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  1. #1
    naaldvoerder's Avatar
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    Hello forum,

    Recently I have started to print on Forte Polywarmtone FB semi-matt . I really like the semimatt texture and tone of this paper and i can do Lith on it too. The drawback is that it takes ages to take tone. I arrive at times over 2 minutes at 5.6 for 30x40cm print. Does anyone of you have the same experiance with this paper?

  2. #2
    ann
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    It has a paper speed of 160 (if remembering correctly) and so it is about 3 stops slower. Check the spec sheet that came with the paper. FOrte recommends exposing changes ; as it has been some time since i have used that paper i am not a 100% sure if the additional time is 2.5 stops or 3. 2 minutes does seem a long time. What is the blub strength? I am assuming you are talking about exposure times for the print. My times are something like 40 secs for a 16 X 20 print at f 11, consender head.

    Toning time is going to depend on which toner and what diltuion ratio.
    With selenium 1:5 I am toning 5 minutes for completion.

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    A great deal of the exposure time that you are experiencing could very well be due to negative density. I am not sure if the JandC Polywarmtone paper emulsion is similar to the Forte that you mention...however I have experienced times of 4 minutes with a 200 watt bulb on my Durst 138S enlarger. In defense of the paper, the negative density was excessive, in my case.

  4. #4
    ann
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    Good point Donald, the negatives i have been printing are in the "normal contrast" range.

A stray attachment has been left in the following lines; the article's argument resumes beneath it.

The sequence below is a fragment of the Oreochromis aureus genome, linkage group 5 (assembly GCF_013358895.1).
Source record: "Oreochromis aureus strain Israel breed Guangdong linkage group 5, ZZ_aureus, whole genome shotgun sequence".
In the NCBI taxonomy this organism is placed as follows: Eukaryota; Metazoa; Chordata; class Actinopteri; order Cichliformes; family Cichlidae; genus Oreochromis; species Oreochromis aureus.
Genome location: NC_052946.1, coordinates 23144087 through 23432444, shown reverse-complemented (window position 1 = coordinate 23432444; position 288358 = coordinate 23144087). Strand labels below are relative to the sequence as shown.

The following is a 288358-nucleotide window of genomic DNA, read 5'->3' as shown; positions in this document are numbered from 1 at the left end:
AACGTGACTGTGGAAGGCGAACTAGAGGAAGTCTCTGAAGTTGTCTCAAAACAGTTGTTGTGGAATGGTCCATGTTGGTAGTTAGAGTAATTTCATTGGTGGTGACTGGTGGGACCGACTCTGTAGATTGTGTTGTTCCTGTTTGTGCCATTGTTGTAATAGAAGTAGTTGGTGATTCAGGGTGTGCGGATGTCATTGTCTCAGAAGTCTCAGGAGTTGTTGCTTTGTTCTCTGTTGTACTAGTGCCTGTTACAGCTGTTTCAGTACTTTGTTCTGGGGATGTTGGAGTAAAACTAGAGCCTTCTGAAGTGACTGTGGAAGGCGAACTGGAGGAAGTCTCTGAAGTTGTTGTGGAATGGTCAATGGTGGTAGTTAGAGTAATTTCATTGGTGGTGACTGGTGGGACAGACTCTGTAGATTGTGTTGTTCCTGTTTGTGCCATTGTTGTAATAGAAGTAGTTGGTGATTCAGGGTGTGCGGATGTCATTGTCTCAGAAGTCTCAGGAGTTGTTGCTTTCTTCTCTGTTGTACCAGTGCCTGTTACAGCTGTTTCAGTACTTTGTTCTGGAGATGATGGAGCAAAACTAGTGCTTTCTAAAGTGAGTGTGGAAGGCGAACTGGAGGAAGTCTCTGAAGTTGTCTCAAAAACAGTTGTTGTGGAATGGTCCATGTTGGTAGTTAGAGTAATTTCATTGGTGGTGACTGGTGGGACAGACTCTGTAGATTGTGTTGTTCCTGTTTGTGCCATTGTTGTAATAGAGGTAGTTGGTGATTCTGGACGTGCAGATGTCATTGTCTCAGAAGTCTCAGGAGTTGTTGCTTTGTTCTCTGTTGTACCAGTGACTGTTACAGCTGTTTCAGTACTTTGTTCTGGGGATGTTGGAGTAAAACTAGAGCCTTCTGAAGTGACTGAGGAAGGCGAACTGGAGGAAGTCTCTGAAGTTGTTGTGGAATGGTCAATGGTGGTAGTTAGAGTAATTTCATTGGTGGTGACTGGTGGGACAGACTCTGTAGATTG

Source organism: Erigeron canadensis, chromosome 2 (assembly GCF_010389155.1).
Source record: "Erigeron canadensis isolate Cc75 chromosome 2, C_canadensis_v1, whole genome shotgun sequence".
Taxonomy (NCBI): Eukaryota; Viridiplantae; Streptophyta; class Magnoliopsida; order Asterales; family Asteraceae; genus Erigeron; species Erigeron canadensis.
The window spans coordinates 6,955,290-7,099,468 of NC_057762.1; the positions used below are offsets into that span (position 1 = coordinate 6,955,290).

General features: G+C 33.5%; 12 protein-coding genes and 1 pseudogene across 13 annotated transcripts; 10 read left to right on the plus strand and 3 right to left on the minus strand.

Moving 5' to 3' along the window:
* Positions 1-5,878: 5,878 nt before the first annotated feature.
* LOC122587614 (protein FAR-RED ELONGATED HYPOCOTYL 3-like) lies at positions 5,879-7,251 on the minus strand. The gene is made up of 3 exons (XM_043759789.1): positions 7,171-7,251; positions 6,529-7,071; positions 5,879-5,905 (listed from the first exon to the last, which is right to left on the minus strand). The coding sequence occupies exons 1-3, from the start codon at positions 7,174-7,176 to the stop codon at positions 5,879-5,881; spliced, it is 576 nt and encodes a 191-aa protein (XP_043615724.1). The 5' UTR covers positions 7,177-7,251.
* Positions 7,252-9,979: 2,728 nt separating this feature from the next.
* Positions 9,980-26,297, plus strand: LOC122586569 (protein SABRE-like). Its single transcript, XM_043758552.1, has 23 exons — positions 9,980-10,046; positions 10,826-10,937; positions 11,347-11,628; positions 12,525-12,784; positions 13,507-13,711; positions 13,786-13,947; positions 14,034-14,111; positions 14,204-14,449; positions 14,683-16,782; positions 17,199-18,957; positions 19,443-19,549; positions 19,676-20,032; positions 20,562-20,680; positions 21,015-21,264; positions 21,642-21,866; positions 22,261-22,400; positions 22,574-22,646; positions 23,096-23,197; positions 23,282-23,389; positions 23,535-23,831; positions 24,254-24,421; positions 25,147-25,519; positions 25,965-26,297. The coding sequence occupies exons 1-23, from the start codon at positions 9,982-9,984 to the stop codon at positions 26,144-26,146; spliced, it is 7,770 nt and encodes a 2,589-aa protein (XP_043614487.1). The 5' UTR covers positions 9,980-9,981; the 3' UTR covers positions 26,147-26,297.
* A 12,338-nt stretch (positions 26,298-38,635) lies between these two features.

5. #5
    naaldvoerder's Avatar
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    Ann

    I'm using a 100 Watt halogeen light in a diffusor (colorhead) setup. Are there stronger halogene lights?

  6. #6
    ann
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    you might want to check the specs for your enlarger. There are a wide variety of blubs available, however; they must match the specification of your enlarger.

    Am sure there is someone with more knowledge about electricity than I, but 100 watts for a color head seems small.

    A higher wattage would have a big impact on your exposure times.

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    The bulb in my 4550VCCEXLG is 250 watt halogen. However it is not as simple as simply installing a larger light bulb. The things to be considered in going to a larger bulb are:

    1. Cooling...increased wattage equates to more heat. Increased heat leads to fire considerations if proper cooling is not supplied.

    2. Power supply if your enlarger utilizes one. Most halogens used in enlargers are lower voltage lamps and consequently power supplies are responsible for supplying the proper voltage and they are sized according to wattage/amperage requirements.

    I agree with Ann's comment that a 100 watt lamp seems small.

  8. #8
    skahde's Avatar
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    Quote Originally Posted by naaldvoerder
    Ann

    I'm using a 100 Watt halogeen light in a diffusor (colorhead) setup. Are there stronger halogene lights?
    Before you start to install halogen-lamps that may be to strong for the the lamphouse as well as the power-supply: what times do you have with other papers at what magnification? Is the mixing box made for the format you are enlarging? Is the lamp the right one for your head or did someone install "just something" that fits?

    BTW: PW is a suprisingly slow paper but IMHO worth the wait.
    best

    Stefan

  9. #9
    roy
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    [quote="ann"]
    Toning time is going to depend on which toner and what diltuion

    I like this paper and find that just about averything it does is slow but we expect that because we know its speed. One reason that I do like it is because when using it for lith printing the paper, for my taste, often does not need toning due to the colours that emerge without further processing.
    Roy Groombridge.

    Cogito, ergo sum.
    (Descartes)

  10. #10
    naaldvoerder's Avatar
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    Stefan,

    The mixingbox is for 6x6. I have the 35mm also but i did not bother to change it. Never felt the need with other papers. I'll try and see if that brings in more light.

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